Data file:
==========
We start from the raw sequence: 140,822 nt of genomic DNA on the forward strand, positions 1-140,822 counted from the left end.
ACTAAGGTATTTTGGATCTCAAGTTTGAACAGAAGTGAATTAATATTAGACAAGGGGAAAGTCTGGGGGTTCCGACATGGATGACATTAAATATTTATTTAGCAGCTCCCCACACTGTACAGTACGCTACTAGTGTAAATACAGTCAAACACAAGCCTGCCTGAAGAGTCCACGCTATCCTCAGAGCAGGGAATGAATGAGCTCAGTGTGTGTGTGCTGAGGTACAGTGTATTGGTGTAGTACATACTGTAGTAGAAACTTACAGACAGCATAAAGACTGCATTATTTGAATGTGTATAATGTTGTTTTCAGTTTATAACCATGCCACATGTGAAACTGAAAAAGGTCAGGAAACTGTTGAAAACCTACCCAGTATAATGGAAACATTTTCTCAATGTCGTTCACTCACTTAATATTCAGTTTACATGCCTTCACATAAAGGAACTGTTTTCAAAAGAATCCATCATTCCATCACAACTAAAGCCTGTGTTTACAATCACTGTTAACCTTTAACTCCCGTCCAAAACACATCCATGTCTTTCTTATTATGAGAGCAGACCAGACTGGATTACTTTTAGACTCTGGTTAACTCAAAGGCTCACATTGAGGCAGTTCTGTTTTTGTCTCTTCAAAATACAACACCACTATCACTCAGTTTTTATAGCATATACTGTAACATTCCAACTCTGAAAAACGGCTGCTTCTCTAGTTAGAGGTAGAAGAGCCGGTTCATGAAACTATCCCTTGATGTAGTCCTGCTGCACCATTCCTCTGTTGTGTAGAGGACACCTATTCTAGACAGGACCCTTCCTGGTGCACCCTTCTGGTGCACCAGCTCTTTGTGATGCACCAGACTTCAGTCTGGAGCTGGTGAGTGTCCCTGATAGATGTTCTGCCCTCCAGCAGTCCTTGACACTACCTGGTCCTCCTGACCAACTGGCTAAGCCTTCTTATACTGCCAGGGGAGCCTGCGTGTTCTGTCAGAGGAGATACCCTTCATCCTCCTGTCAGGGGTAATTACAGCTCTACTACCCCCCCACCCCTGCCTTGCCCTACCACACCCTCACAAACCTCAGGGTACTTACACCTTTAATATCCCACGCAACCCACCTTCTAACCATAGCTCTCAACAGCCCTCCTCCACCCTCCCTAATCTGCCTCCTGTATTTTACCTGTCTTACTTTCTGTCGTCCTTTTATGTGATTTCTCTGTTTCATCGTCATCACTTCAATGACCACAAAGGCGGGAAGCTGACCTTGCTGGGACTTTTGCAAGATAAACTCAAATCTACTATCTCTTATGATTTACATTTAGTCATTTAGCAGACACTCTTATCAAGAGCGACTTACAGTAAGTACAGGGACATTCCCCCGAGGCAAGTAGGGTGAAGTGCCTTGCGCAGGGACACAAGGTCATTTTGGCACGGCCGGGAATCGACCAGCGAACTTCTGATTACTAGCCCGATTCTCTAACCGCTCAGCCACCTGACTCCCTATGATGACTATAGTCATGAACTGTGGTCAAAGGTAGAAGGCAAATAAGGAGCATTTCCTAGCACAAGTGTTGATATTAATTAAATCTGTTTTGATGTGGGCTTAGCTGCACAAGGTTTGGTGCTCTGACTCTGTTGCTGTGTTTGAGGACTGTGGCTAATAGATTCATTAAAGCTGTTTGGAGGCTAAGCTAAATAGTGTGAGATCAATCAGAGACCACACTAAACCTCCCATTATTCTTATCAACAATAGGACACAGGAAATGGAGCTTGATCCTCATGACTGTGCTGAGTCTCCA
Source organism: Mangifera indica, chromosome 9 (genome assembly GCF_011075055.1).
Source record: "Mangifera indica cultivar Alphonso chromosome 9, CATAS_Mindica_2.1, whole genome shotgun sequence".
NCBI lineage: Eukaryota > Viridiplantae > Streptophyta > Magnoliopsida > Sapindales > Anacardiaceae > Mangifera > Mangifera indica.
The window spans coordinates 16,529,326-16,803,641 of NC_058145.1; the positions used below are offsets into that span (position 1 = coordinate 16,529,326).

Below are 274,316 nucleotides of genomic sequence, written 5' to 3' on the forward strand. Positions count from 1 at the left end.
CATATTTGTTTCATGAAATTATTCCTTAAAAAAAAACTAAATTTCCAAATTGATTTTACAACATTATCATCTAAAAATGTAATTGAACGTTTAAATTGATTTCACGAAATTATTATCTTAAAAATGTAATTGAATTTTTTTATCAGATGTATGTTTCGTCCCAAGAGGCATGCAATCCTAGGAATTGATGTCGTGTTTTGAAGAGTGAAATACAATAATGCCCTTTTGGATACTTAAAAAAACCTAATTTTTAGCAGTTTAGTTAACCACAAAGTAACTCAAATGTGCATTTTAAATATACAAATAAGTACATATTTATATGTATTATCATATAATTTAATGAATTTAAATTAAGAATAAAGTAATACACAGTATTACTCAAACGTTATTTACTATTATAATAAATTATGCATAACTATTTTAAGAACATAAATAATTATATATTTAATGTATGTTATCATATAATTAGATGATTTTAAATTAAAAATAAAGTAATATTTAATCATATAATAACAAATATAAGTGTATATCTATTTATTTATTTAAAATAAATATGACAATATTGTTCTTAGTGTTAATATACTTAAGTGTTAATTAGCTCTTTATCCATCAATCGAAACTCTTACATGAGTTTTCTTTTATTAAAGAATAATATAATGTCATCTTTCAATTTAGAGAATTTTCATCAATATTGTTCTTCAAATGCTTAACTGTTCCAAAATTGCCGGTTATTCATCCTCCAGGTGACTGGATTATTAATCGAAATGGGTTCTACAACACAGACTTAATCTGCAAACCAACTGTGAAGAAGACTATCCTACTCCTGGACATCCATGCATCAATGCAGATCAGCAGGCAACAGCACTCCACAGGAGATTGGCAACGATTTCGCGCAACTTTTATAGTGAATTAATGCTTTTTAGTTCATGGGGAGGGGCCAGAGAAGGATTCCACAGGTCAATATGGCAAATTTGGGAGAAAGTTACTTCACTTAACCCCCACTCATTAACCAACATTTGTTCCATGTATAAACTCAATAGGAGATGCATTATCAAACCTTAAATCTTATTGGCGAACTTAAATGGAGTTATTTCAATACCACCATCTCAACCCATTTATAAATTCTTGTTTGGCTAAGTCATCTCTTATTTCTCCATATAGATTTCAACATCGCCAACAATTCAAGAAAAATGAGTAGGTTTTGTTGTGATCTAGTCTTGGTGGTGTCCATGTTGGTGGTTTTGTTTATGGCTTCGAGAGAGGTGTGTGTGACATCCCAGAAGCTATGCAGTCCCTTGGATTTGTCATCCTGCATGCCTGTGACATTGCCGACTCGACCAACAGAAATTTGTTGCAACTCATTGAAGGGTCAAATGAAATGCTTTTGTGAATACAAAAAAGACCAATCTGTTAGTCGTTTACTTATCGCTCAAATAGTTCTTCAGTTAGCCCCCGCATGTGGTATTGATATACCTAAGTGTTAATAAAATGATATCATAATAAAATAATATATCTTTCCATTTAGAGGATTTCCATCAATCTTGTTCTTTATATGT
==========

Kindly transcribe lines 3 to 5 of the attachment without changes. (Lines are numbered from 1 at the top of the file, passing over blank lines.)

Source organism: Mangifera indica, chromosome 9 (genome assembly GCF_011075055.1).
Source record: "Mangifera indica cultivar Alphonso chromosome 9, CATAS_Mindica_2.1, whole genome shotgun sequence".
NCBI lineage: Eukaryota > Viridiplantae > Streptophyta > Magnoliopsida > Sapindales > Anacardiaceae > Mangifera > Mangifera indica.